Award-winning study tracks coverage of Israel’s role in Mavi Marmara crisis

Shahira Fahmy

Britain Eakin

President Barack Obama’s recent trip to Israel played a role in garnering a diplomatic apology from Israeli Prime Minister Benjamin Netanyahu to Turkish Prime Minister Recep Tayyip Erdogan for its handling of Israel’s 2010 raid on the Turkish ship, the Mavi Marmara that was trying to bring aid to Palestinians in Gaza. The incident resulted in the deaths of nine passengers belonging to a human rights group involved in nonviolent action.

However, in a study conducted by Shahira Fahmy, an associate professor in the University of Arizona School of Journalism, and graduate student Britain Eakin, Israel’s intentional approach to quell media coverage on board during the incident was an effective measure in ultimately framing the tone of the story.

The study, presented last summer at the Association for Education in Journalism and Mass Communication (AEJMC) annual convention, won two prizes: first place in the Robert L. Stevenson competition and it won the Ecquid Novi African Journalism Studies Award for the Best Journalism Research Paper.

Fahmy and Eakin examined the coverage of the 2010 Mavi Marmara event in online international newspapers. Using the revolutionary concept of peace journalism that emerged to promote the idea of a more balanced form of coverage, they examined the coverage in Haaretz, The Guardian, and The New York Times from three time frames during an eight-month period. Each time period represented a significant stage during the Mavi Marmara incident. The start date was two days before the incident. The end date included media coverage of the Human Rights Council Report about the incident. The study also included the investigative report from the Israeli Turkel Commission.

Results of the study revealed online coverage in Haaretz, The Guardian and The New York Times differed significantly in half of the indicators for war and peace journalism frames. War journalism is defined as journalism that waits for violence to occur before reporting and lacks historical context. It is considered to be violence/war, propaganda, elite and victory-oriented, utilizing an “us versus them” framework. Haaretz significantly used more war journalism indicators than The New York Times and The Guardian.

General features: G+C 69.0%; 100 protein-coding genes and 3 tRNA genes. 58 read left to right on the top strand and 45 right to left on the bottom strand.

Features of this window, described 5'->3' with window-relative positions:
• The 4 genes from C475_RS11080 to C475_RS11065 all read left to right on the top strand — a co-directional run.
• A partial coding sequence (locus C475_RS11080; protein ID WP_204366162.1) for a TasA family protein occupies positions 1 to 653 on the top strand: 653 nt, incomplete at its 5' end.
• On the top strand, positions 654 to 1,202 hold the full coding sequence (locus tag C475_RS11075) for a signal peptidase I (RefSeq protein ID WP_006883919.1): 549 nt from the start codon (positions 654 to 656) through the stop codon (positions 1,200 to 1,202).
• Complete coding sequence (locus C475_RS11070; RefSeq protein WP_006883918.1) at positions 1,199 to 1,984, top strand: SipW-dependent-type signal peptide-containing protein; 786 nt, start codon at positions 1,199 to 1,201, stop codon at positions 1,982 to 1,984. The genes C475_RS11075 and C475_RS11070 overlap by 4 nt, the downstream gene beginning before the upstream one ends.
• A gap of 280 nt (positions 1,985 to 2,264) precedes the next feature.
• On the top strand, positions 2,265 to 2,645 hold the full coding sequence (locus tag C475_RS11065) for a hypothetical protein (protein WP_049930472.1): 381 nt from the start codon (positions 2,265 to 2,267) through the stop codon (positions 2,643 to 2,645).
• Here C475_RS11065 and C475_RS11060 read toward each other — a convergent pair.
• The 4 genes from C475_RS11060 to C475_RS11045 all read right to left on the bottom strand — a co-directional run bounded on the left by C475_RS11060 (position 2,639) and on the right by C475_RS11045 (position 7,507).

Israel was able to tightly control what information international media could access during and immediately following the incident. Israeli commandos confiscated all video footage and recording equipment from the passengers of the Mavi Marmara, including from international media, once they boarded the ship. Not surprisingly, findings showed that flotilla passengers were largely ignored as sources in the analyzed stories, which could be partly explained by their ongoing detention by the Israeli government for a number of days. Therefore it is likely the passsengers did not have access to the media, particularly in the two days immediately following the incident. However, the authors explain even after the passengers were deported from Israel and had returned to their home countries, their stories and perspectives remained largely absent from subsequent reports about the incident.

“This incident highlights the importance and the necessity for international and local journalists to have access to a full range of sources and information to wade through conflicting narratives,” said Fahmy. “It draws attention to seemingly increasing attempts to cut reporters off from covering events that occur within Israeli/Palestinian related struggles. On a practical level, journalists covering the Middle East would be well served by more empirical research on war versus peace framing in relation to Middle Eastern conflicts, especially the long-lasting Israeli-Palestinian struggle.” Fahmy said.

Published Date: 

03/24/2013 - 8:27am

Key Word(s) of the Page: